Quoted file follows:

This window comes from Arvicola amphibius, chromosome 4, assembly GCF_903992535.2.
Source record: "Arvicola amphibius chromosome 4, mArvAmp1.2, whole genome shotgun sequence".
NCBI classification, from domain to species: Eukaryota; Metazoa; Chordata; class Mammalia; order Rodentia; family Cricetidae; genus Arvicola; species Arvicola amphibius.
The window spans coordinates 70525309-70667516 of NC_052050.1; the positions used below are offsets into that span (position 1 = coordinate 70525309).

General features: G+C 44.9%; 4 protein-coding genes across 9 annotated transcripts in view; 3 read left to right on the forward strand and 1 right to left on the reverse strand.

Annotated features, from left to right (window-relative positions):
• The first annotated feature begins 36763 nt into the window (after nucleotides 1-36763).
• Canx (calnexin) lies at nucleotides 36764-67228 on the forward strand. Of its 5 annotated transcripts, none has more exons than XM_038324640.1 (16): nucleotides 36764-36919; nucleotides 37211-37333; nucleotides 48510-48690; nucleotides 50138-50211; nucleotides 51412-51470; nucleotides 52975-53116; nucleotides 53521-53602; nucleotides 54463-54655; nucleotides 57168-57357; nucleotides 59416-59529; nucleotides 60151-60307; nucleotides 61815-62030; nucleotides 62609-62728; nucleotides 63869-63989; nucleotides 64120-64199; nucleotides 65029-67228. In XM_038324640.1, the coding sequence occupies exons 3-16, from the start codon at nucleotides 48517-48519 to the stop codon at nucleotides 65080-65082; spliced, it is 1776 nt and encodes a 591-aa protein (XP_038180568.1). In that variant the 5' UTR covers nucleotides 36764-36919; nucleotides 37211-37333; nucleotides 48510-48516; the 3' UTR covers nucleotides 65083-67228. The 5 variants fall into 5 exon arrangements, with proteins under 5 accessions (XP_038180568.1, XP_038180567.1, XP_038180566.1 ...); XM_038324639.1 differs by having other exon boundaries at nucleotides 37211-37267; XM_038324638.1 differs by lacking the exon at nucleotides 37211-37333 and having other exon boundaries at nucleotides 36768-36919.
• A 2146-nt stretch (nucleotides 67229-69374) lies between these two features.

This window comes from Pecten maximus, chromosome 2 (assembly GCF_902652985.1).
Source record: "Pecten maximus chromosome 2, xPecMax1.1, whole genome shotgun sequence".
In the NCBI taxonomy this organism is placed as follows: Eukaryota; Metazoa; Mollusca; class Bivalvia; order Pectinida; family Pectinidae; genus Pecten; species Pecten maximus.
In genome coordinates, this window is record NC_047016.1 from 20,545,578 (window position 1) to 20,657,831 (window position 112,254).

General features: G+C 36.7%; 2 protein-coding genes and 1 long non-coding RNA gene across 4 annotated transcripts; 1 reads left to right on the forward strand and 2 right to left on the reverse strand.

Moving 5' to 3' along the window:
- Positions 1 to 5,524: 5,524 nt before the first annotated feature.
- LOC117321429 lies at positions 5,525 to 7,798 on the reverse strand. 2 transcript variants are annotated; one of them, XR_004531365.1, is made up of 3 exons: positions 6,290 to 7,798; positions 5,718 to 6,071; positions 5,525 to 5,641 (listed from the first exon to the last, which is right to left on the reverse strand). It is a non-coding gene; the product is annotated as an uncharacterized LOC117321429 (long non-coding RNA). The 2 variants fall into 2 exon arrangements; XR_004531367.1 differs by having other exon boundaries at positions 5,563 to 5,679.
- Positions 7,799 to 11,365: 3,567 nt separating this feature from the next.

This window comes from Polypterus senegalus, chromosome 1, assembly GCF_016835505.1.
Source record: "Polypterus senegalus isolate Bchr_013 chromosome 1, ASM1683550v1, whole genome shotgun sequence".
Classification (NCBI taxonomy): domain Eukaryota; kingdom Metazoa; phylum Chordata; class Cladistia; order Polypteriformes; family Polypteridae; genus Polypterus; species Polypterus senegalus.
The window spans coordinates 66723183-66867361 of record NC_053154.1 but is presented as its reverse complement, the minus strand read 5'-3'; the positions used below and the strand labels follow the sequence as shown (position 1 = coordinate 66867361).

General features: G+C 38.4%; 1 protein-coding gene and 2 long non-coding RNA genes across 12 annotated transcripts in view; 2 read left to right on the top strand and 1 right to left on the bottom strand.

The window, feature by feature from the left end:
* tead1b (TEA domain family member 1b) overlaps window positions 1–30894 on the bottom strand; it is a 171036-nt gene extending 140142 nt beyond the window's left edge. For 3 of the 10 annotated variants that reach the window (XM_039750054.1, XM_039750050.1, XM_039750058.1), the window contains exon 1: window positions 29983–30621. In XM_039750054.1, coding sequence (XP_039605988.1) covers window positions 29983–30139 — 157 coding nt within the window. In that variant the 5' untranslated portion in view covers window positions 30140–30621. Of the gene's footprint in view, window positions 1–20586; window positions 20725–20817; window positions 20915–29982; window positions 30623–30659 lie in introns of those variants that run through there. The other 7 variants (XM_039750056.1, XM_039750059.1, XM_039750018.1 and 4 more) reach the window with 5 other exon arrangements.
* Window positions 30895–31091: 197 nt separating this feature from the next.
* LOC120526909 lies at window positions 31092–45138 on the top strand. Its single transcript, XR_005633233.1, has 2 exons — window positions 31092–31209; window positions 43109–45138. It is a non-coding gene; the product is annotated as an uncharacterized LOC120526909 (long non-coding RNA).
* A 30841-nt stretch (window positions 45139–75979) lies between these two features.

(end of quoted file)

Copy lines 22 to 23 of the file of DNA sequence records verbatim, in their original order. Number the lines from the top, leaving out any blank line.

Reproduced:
The window spans coordinates 66723183-66867361 of record NC_053154.1 but is presented as its reverse complement, the minus strand read 5'-3'; the positions used below and the strand labels follow the sequence as shown (position 1 = coordinate 66867361).

General features: G+C 38.4%; 1 protein-coding gene and 2 long non-coding RNA genes across 12 annotated transcripts in view; 2 read left to right on the top strand and 1 right to left on the bottom strand.